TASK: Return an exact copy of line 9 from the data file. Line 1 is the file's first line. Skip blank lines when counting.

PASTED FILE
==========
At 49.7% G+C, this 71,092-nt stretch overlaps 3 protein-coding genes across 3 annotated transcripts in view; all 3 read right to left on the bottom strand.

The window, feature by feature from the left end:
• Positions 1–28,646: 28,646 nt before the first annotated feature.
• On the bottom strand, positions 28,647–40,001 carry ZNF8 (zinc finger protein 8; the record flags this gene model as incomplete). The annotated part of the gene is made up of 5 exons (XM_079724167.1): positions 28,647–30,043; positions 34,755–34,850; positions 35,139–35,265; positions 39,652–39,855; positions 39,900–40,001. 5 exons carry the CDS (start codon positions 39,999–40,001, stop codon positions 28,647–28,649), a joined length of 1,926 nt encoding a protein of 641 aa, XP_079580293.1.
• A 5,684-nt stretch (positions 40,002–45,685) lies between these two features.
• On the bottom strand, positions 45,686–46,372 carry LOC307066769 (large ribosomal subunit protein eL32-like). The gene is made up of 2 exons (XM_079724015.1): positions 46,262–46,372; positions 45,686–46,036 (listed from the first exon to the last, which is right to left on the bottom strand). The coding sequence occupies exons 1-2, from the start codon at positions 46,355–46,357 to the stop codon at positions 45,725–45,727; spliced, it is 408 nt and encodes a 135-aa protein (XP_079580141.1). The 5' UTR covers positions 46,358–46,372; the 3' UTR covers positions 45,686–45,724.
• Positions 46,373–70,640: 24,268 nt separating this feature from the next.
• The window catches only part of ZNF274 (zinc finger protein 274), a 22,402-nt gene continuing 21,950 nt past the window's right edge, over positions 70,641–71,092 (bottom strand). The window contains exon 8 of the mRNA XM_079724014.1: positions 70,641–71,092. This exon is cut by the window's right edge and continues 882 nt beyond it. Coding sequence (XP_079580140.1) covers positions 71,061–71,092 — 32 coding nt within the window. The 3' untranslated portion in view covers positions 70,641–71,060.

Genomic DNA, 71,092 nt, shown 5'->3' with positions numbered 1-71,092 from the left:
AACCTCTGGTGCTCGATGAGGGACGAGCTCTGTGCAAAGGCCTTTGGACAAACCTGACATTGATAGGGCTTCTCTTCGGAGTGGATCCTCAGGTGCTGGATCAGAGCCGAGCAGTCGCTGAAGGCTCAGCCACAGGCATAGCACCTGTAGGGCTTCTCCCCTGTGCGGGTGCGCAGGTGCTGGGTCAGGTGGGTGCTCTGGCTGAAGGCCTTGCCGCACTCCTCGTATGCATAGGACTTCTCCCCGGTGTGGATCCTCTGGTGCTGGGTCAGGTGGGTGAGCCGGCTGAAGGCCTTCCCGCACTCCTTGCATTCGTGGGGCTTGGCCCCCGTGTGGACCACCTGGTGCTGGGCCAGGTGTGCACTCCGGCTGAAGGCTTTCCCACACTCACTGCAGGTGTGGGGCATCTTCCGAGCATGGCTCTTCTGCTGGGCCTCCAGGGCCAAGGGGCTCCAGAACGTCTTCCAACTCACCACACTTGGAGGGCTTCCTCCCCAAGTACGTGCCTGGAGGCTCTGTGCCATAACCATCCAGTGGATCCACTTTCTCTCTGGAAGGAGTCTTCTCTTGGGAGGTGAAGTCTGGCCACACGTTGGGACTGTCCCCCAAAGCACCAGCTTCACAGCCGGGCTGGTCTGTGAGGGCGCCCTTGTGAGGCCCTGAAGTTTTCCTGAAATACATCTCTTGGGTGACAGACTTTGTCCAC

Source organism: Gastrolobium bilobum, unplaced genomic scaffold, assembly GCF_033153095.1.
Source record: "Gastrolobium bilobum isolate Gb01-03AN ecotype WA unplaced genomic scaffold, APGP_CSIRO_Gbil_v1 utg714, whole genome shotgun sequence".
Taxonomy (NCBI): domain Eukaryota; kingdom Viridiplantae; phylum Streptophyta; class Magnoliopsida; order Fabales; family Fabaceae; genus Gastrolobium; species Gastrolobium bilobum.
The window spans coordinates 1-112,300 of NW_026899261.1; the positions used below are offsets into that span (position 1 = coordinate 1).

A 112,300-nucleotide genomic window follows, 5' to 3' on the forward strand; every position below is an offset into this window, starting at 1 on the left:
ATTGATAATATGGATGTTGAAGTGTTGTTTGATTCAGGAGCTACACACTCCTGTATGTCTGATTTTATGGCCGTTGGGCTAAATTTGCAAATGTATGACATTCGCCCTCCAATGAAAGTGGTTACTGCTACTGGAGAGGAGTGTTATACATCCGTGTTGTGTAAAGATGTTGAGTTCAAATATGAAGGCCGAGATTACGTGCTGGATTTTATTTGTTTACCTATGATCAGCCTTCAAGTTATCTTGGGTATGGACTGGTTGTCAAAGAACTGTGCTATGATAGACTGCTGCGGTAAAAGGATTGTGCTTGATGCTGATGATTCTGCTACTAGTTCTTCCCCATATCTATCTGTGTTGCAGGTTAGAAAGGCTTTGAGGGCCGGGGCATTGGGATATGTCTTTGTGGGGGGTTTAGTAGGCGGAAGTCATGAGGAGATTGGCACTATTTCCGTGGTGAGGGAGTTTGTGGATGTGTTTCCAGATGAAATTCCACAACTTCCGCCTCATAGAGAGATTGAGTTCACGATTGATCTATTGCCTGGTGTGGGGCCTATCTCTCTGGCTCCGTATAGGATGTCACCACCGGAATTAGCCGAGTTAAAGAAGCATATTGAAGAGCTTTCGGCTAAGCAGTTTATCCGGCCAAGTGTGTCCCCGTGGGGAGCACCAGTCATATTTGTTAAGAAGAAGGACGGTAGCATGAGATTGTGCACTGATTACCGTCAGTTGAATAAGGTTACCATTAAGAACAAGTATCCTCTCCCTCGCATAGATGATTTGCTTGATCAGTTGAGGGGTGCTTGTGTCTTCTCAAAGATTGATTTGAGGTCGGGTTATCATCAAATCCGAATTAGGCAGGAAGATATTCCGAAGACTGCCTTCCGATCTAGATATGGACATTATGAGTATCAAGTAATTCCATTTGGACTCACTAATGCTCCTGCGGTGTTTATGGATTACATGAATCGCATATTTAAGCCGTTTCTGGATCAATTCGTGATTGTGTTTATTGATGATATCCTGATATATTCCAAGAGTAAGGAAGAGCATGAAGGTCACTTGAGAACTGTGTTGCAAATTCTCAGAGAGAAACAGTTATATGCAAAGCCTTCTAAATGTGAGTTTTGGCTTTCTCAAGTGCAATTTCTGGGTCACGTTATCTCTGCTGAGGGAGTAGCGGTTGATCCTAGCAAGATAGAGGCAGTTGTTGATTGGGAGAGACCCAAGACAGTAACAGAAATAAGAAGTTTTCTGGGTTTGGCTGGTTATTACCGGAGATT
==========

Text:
Genomic DNA, 71,092 nt, shown 5'->3' with positions numbered 1-71,092 from the left: